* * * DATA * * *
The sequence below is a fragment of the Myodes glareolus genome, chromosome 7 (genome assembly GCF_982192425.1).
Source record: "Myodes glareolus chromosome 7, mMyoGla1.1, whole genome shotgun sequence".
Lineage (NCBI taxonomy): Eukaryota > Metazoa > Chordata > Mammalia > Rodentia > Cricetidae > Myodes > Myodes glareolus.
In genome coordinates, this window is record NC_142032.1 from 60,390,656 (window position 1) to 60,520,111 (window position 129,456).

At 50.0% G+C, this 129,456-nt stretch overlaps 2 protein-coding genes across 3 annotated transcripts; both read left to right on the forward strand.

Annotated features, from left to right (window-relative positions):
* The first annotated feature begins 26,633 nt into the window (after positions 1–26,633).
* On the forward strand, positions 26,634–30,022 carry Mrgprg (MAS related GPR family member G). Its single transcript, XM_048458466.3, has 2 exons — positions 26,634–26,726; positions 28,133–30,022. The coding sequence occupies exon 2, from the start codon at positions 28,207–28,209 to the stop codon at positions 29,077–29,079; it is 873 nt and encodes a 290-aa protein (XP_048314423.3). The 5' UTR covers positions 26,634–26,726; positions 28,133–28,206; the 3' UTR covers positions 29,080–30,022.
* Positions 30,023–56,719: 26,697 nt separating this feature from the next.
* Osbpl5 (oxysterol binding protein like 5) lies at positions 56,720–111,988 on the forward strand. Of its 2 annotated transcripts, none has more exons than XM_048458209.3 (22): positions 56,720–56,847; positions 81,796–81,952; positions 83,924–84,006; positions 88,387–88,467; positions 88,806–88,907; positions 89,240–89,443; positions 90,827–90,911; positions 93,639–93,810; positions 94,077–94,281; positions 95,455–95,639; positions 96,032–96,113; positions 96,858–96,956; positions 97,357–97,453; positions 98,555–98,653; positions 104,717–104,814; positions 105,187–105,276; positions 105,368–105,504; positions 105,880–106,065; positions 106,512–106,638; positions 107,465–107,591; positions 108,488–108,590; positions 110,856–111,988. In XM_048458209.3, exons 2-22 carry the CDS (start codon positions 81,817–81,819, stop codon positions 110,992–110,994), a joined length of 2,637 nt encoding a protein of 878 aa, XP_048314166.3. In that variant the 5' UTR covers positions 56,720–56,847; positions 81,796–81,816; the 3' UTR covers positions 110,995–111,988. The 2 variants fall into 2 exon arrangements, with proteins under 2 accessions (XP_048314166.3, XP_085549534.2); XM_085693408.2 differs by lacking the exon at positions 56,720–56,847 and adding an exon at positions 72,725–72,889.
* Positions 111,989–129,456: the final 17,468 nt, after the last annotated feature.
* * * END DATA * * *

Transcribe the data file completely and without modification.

The sequence below is a fragment of the Myodes glareolus genome, chromosome 7 (genome assembly GCF_982192425.1).
Source record: "Myodes glareolus chromosome 7, mMyoGla1.1, whole genome shotgun sequence".
Lineage (NCBI taxonomy): Eukaryota > Metazoa > Chordata > Mammalia > Rodentia > Cricetidae > Myodes > Myodes glareolus.
In genome coordinates, this window is record NC_142032.1 from 60,390,656 (window position 1) to 60,520,111 (window position 129,456).

At 50.0% G+C, this 129,456-nt stretch overlaps 2 protein-coding genes across 3 annotated transcripts; both read left to right on the forward strand.

Annotated features, from left to right (window-relative positions):
* The first annotated feature begins 26,633 nt into the window (after positions 1–26,633).
* On the forward strand, positions 26,634–30,022 carry Mrgprg (MAS related GPR family member G). Its single transcript, XM_048458466.3, has 2 exons — positions 26,634–26,726; positions 28,133–30,022. The coding sequence occupies exon 2, from the start codon at positions 28,207–28,209 to the stop codon at positions 29,077–29,079; it is 873 nt and encodes a 290-aa protein (XP_048314423.3). The 5' UTR covers positions 26,634–26,726; positions 28,133–28,206; the 3' UTR covers positions 29,080–30,022.
* Positions 30,023–56,719: 26,697 nt separating this feature from the next.
* Osbpl5 (oxysterol binding protein like 5) lies at positions 56,720–111,988 on the forward strand. Of its 2 annotated transcripts, none has more exons than XM_048458209.3 (22): positions 56,720–56,847; positions 81,796–81,952; positions 83,924–84,006; positions 88,387–88,467; positions 88,806–88,907; positions 89,240–89,443; positions 90,827–90,911; positions 93,639–93,810; positions 94,077–94,281; positions 95,455–95,639; positions 96,032–96,113; positions 96,858–96,956; positions 97,357–97,453; positions 98,555–98,653; positions 104,717–104,814; positions 105,187–105,276; positions 105,368–105,504; positions 105,880–106,065; positions 106,512–106,638; positions 107,465–107,591; positions 108,488–108,590; positions 110,856–111,988. In XM_048458209.3, exons 2-22 carry the CDS (start codon positions 81,817–81,819, stop codon positions 110,992–110,994), a joined length of 2,637 nt encoding a protein of 878 aa, XP_048314166.3. In that variant the 5' UTR covers positions 56,720–56,847; positions 81,796–81,816; the 3' UTR covers positions 110,995–111,988. The 2 variants fall into 2 exon arrangements, with proteins under 2 accessions (XP_048314166.3, XP_085549534.2); XM_085693408.2 differs by lacking the exon at positions 56,720–56,847 and adding an exon at positions 72,725–72,889.
* Positions 111,989–129,456: the final 17,468 nt, after the last annotated feature.